“We talked about this seriously for a couple years and did a lot of research before trying," Kelsey Benton tells PEOPLE
A journey that was years in the making for two couples resulted in two healthy babies.
Amy and John Cardenas wanted to start a family but after Amy had a hysterectomy, their path to parenthood wasn't clear, according to Good Morning America. But their dream of starting a family became possible when her good friend from college, Neva Benton, and Neva's wife Kelsey shared that they wanted to help.
“This journey began as kind of a joke of swapping kids — John would donate and I would carry a baby for Neva and then I [would carry] one for Amy and John,” Kelsey tells PEOPLE. “We talked about this seriously for a couple years and did a lot of research before trying.”
Kelsey says that "as a gay woman I knew that having kids of my own would have to look 'different' but I was not sure what specifically that would be."
She and her wife "began fostering kids about a year into our marriage" and adopted three children from foster care. They also "decided to look into what it would entail to have biological children."
"The process itself is quite expensive and not something we thought we would be able to afford. We decided if we could find a sperm donor that we knew we could try insemination," Kelsey says, noting that she's also "always wanted to be a surrogate if I was able."
Ultimately, after doing their research, the four friends decided to begin the insemination process.
“We got pregnant with Ora on the first try,” Kelsey says of her and her wife's daughter, who was born in 2021.
And when Ora was about 15 months old, Kelsey got pregnant again, but this time, as a surrogate for Amy and John.
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Kelsey describes that pregnancy as “a little harder,” and says she had morning sickness, sciatic nerve pain, fatigue, and began experiencing Braxton Hicks contractions as early as 21 weeks.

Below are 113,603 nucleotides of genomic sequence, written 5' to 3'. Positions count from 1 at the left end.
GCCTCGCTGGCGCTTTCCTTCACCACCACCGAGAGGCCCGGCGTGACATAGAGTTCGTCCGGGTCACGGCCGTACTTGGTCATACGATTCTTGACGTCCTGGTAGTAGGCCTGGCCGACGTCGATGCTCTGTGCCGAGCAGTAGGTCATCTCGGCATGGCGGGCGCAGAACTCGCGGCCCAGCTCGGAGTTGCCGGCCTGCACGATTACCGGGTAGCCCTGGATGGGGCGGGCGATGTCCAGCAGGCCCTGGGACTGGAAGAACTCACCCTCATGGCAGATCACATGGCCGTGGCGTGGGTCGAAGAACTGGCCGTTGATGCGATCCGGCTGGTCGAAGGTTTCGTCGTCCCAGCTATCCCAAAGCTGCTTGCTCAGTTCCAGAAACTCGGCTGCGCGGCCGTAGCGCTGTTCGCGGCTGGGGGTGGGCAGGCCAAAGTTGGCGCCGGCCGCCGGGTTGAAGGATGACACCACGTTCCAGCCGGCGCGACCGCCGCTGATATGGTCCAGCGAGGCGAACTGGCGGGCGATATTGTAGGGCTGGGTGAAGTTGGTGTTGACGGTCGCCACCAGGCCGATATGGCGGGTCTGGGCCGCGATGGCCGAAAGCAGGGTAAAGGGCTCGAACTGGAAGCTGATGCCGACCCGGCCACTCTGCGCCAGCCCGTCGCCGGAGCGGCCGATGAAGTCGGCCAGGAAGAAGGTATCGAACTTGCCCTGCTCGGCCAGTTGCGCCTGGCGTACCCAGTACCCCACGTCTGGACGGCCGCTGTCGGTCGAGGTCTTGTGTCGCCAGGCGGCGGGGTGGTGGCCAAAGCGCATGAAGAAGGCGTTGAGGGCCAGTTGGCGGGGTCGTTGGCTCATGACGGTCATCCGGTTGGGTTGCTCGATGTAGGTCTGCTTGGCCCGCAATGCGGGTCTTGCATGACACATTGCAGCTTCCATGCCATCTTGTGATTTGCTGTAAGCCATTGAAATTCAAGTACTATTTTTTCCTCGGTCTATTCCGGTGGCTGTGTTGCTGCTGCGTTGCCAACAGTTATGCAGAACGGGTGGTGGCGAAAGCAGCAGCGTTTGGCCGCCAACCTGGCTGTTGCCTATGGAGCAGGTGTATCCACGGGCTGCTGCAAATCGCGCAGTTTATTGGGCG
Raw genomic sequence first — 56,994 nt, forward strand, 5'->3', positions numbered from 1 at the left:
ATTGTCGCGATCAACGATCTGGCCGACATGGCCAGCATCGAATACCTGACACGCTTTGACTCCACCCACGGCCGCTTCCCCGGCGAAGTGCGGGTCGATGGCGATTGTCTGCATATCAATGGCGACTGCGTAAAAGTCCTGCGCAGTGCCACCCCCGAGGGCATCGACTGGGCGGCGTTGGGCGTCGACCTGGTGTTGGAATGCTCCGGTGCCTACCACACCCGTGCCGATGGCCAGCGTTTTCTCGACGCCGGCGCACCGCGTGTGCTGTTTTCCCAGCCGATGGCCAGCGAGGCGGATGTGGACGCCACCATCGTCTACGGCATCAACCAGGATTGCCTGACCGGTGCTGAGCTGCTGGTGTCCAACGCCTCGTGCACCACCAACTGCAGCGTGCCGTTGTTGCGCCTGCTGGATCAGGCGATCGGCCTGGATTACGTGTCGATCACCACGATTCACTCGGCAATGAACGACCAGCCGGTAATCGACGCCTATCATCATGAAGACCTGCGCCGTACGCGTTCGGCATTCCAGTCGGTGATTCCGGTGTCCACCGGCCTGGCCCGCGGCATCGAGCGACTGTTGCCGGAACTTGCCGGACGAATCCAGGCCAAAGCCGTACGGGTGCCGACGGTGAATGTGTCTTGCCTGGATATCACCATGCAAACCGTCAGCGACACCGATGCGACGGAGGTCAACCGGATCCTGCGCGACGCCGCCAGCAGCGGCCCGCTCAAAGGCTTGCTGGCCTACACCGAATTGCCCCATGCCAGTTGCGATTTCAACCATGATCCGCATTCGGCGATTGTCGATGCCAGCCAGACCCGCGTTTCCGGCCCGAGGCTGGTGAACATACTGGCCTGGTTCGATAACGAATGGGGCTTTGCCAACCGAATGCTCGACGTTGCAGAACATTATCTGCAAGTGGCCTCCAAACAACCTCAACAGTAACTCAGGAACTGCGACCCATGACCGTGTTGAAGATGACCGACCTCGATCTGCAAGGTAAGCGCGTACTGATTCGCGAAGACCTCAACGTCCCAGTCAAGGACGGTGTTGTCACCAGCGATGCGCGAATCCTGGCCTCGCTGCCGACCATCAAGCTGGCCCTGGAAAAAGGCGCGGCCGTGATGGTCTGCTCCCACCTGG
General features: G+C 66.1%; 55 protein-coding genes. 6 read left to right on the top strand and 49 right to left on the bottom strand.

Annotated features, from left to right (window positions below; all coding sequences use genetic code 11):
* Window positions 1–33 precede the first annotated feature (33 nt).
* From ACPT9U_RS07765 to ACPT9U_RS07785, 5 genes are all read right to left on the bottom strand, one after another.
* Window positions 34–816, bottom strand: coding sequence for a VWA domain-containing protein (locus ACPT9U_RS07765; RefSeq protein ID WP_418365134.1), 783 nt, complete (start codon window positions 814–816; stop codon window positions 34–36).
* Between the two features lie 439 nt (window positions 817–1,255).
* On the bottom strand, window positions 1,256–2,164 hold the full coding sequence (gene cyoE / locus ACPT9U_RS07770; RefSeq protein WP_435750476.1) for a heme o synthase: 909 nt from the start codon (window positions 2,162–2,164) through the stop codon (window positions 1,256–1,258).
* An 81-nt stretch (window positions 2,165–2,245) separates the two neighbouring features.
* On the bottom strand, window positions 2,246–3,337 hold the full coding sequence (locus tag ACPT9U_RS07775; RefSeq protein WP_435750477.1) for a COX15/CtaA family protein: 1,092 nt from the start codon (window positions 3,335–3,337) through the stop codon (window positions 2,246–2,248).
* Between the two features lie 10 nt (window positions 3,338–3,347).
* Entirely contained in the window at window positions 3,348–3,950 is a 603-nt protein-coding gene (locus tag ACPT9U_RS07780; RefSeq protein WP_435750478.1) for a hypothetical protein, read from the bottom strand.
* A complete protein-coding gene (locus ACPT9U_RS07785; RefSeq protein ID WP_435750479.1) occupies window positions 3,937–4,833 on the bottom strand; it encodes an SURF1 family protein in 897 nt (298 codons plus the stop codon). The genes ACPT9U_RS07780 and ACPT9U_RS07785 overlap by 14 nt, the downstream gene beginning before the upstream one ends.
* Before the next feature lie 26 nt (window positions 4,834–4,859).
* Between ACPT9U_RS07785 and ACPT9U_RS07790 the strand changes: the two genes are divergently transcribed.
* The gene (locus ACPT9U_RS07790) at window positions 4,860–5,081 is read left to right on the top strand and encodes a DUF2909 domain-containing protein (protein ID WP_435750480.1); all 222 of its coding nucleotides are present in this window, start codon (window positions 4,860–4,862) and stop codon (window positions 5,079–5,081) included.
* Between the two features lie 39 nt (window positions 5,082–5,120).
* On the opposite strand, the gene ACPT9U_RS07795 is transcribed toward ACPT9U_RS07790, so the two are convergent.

Still, sharing the experience with Amy and John was "really special."
“The baby was theirs the entire time and I never had the feeling of anything different,” Kelsey says. “I got to tell them they were going to be parents, Neva and I got to share in seeing their reaction to seeing the baby the first time and finding out the gender."
And possibly most important: The Arizona couple was able to be present at their baby’s birth last month because they happened to be visiting the Bentons in Kansas when Kelsey went into labor early.
“I had some serious contractions and told Neva we weren’t going to make it to the hospital,” Kelsey recalls. “[Neva] very calmly and reassuringly guided me to our bathroom, grabbed some towels and pillows and helped me climb into the tub.”
After first responders arrived, Kelsey quickly gave birth to baby Ezri in the tub, with John cutting the umbilical cord and Amy on hand to experience skin-to-skin with the newborn.
Summing up the experience, Kelsey says that surrogacy was meaningful because it meant she could help “someone add to their family.”
“I didn’t do it for me, I did it for them,” she says.
Kelsey went on to share gratitude for her wife. “It couldn’t have been easy for her to support me through two pregnancies while processing not being able to have kids of her own and then having to pick up the slack while I healed," she says. “I could not have gone through either of these pregnancies or births without her support and unconditional love.”
As for their forever bond, Kelsey says she and her wife "are aunts to Ezri" while “Amy and John are aunt and uncle" to their kids.
“All of the kids in our lives are happy and healthy,” Kelsey adds.
For John, the long road to becoming a dad was a “natural” experience.
"If I can advise anybody that decides to go down this route of surrogacy, it really is more of a test of faith and perseverance," the new dad told GMA. "If you want anything enough that you're going to work on it, the hard work part just comes naturally. You really got to keep the faith and you've really got to keep the perseverance to get through it."
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